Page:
- Case Report
- Open Access
Acute hemorrhagic leukoencephalitis (Weston-Hurst syndrome) in a patient with relapse-remitting multiple sclerosis
Journal of Neuroinflammation volume 12, Article number: 175 (2015)
Acute hemorrhagic leukoencephalitis is a fulminant demyelinating disease and commonly considered as a rare and severe variant of acute disseminated encephalomyelitis. Here, we report the clinical, magnetic resonance imaging, and brain biopsy findings of a 35-year-old female with relapsing-remitting multiple sclerosis, who developed acute hemorrhagic leukoencephalitis. Magnetic resonance imaging revealed symmetrical hemorrhagic lesions in the basal ganglia including the thalami. Disease progression was consistent with acute hemorrhagic leukoencephalitis with rapid deterioration of consciousness and seizures. Besides hemorrhage, infiltration of neutrophils was detected in brain biopsy.
Acute hemorrhagic leukoencephalitis, also known as Weston-Hurst syndrome, is an excessive immunological response of unknown etiology. So far, an association with multiple sclerosis has not been reported. The present case raises the question, whether acute hemorrhagic leukoencephalitis is a specific hyperacute form of acute disseminated encephalomyelitis, a severe and unspecific form of an immune response in the central nervous system, or belongs to the spectrum of tumefactive multiple sclerosis.
Acute hemorrhagic leukoencephalitis (AHLE) was first described by Weston Hurst in 1941. It is commonly considered as a rare and severe variant of acute disseminated encephalomyelitis (ADEM) and represents a rather fulminant course of this disease . AHLE is characterized by an acute onset and rapidly progressive inflammation with symmetrical, multifocal brain lesions associated with acute edematous necrosis and hemorrhage. This rare disease typically affects young adults and is often associated with preceding (1–4 weeks) respiratory tract infections [1, 2]. Multiple sclerosis (MS) is a chronic disease of the central nervous system (CNS) whose neuropathological hallmarks are inflammation and demyelination leading to axonal degeneration . The evolution of MS lesions depends upon whether the course of the disease is relapsing-remitting or chronic . Four different neuropathological patterns of demyelinating lesions have been reported, but in none of these lesions, hemorrhage due to microvascular damage or necrosis can be found [3, 4].
A then 21-year-old woman was diagnosed with relapsing-remitting MS in December 1993 according to the MS criteria of Poser et al. . In 1996, she was enrolled in a clinical trial with glatiramer acetate and continued injecting this substance after the trial. After suffering relapses in 1997, 2001, 2004, and 2007, treatment was changed to interferon β-1a (Rebif® 44 μg three times a week) in April 2007. One month later, she developed numbness on the left side of her face. Magnetic resonance imaging (MRI) revealed a small contrast enhancing lesion in the right paracentral lobule (left-outermost column in Fig. 1a, b). Overall, the MRI depicted 23 supratentorial and one infratentorial lesion on T2-weighted scans underlining high lesion burden (Fig. 1b). A relapse was supposed and treatment with prednisolone 100 mg daily was initiated. High dose i.v. steroid treatment was not desired by the patient due to travel abroad. In preparation for her travel (Palma de Mallorca, Spain), she has not undergone any vaccination. After 4 days of treatment, the patient was admitted to the hospital while traveling because of progressive disturbance of consciousness.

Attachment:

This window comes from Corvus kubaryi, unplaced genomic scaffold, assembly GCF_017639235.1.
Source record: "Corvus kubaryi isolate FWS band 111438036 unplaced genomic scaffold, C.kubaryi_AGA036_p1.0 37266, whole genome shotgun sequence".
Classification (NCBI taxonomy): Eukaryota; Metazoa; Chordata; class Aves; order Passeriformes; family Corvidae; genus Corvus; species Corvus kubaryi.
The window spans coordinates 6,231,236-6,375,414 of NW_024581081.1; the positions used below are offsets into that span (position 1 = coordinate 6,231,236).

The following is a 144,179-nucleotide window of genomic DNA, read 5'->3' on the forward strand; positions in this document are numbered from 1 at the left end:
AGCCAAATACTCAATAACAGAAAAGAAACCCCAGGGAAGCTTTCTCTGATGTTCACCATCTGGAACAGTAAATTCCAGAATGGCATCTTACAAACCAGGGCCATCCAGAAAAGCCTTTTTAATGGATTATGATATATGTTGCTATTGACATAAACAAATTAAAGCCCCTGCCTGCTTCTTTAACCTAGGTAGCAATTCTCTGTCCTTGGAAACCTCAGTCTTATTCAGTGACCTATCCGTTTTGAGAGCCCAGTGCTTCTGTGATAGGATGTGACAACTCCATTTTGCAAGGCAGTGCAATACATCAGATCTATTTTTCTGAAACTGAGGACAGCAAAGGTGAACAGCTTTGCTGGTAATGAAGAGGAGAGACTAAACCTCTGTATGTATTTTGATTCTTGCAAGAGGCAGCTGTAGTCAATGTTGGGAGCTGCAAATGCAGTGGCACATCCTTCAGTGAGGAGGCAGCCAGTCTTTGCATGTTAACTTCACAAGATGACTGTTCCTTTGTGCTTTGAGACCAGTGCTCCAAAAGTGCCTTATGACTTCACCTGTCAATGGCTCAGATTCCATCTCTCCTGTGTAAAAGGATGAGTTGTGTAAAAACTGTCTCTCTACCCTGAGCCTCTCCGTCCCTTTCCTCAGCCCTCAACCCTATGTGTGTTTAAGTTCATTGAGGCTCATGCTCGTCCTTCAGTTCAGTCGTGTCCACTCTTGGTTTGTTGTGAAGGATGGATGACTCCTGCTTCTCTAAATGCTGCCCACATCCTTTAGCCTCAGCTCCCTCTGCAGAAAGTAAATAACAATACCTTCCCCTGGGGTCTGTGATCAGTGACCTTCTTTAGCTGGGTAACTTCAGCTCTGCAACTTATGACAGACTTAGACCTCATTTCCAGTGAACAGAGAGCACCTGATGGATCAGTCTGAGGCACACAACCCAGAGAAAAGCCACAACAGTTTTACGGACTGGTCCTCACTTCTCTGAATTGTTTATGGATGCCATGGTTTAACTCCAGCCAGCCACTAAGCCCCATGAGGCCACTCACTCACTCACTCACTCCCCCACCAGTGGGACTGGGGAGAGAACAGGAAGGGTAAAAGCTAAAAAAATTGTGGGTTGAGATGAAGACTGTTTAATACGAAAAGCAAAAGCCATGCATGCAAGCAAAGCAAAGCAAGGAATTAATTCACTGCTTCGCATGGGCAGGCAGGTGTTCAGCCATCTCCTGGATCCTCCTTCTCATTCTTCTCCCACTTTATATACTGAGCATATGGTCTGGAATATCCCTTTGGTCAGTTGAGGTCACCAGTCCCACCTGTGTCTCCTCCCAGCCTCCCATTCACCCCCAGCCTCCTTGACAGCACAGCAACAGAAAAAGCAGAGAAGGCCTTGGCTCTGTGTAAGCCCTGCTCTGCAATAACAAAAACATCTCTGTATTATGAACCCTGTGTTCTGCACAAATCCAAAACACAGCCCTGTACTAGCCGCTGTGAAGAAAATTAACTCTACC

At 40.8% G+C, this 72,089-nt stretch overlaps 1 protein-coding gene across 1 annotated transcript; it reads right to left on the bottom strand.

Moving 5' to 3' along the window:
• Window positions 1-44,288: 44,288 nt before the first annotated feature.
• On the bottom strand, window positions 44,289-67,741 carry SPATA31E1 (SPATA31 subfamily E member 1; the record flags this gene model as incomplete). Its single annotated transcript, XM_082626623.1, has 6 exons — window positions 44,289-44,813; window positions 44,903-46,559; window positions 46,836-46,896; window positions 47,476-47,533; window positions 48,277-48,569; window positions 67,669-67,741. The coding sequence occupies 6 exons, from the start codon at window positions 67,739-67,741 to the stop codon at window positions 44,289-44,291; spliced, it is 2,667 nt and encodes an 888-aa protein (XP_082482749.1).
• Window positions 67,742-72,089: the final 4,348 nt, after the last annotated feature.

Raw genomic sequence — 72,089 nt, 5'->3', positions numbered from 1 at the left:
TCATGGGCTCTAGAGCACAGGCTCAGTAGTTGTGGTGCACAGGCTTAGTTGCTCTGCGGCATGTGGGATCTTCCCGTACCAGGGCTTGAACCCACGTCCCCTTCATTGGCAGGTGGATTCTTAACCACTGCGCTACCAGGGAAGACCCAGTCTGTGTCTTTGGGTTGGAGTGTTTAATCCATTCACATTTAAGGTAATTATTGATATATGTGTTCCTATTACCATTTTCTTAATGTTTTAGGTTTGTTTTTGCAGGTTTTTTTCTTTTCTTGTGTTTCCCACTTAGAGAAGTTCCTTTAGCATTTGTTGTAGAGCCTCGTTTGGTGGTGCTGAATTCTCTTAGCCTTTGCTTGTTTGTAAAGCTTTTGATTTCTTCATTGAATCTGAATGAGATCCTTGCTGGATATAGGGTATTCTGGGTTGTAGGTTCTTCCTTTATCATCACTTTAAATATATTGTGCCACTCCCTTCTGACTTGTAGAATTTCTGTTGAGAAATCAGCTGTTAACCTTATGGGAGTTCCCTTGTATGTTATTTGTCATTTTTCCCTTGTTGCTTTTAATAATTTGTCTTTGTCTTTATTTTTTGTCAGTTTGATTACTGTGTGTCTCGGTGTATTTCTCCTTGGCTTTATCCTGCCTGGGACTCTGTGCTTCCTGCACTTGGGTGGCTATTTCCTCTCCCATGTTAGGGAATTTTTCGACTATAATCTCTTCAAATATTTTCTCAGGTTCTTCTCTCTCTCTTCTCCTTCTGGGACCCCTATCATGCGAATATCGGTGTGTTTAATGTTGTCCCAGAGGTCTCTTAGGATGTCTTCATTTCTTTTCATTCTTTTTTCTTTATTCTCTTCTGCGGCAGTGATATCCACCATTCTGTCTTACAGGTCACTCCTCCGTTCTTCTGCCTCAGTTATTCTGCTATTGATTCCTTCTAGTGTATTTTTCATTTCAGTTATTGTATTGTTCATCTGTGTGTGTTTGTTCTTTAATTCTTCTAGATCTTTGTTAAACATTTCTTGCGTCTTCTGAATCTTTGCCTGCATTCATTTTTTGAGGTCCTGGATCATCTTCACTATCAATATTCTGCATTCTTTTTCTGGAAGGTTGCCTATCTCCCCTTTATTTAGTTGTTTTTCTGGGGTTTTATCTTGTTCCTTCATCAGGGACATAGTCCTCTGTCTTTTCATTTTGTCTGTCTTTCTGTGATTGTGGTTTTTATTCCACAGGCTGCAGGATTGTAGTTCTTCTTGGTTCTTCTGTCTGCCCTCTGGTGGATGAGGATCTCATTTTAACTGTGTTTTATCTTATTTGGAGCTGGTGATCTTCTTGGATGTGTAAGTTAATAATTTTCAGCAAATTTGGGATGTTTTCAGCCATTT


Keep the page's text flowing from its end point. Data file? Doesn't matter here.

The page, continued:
Following intubation, the patient was transferred to the intensive care unit. The computed tomography (CT) showed hypodensities in the basal ganglia, frontal lobe, and mesencephalon. Internal venous thrombosis was ruled out by CT venous angiography; MRI revealed symmetrical hyperintense lesions in the basal ganglia on T1-weighted and punctate hemorrhages on T2-weighted images (Fig. 1c). Cerebrospinal fluid (CSF) analysis showed a normal cell count with 1 cell/μL and lactate levels within the normal range. There was an elevated protein indicating a severe dysfunction of the blood-CSF barrier (total protein 1.2 g/L). Initially, ceftriaxone, metronidazole, and cotrimoxazole were given i.v. on suspicion of meningoencephalitis.
The patient developed seizures although MRI re-examination revealed a slight regression of the lesions in the basal ganglia (Fig. 1d). EEG showed generalized delta activity that was consistent with diffuse, severe encephalopathy. Chest X-ray and CT scans of the thorax and abdomen were normal. Serum and hematological laboratory examinations as well as blood cultures yielded unremarkable findings. Immunological parameters (ANA titer, rheumatoid factor, cyroglobulins) and toxicological screening of the blood and urine led to inconspicuous findings. Additional CSF analyses did not reveal evidence for infection with viruses (HSV, VZV, EBV, and CMV), Borrelia burgdorferi, syphilis, tuberculosis, Cryptococcus, and toxoplasmosis. There was no infection with HIV or hepatitis B and C. Thus, MRI-guided diagnostic brain biopsy of the parenchyma was performed. The predominant findings in the biopsy specimen were perivascular hemorrhagic necrosis and severe edema of the CNS tissue with an inflammatory infiltrate principally composed of neutrophils. Some of the vessels were partially thrombosed (Fig. 2). However, we did not observe a lymphocytic infiltration, macrophages, or astrocytic gliosis. Immunohistochemistry was negative for toxoplasma, HSV-1, HSV-2, EBV (LMP), and CMV. Therapy with intravenous methylprednisolone (1 g daily over 4 days, and then tapering of the dose) followed by intravenous immunoglobulins (30 g daily over 5 days) was initiated but without any effect. After 1 month, MRI showed a decline of lesion size and edema (Fig. 1e).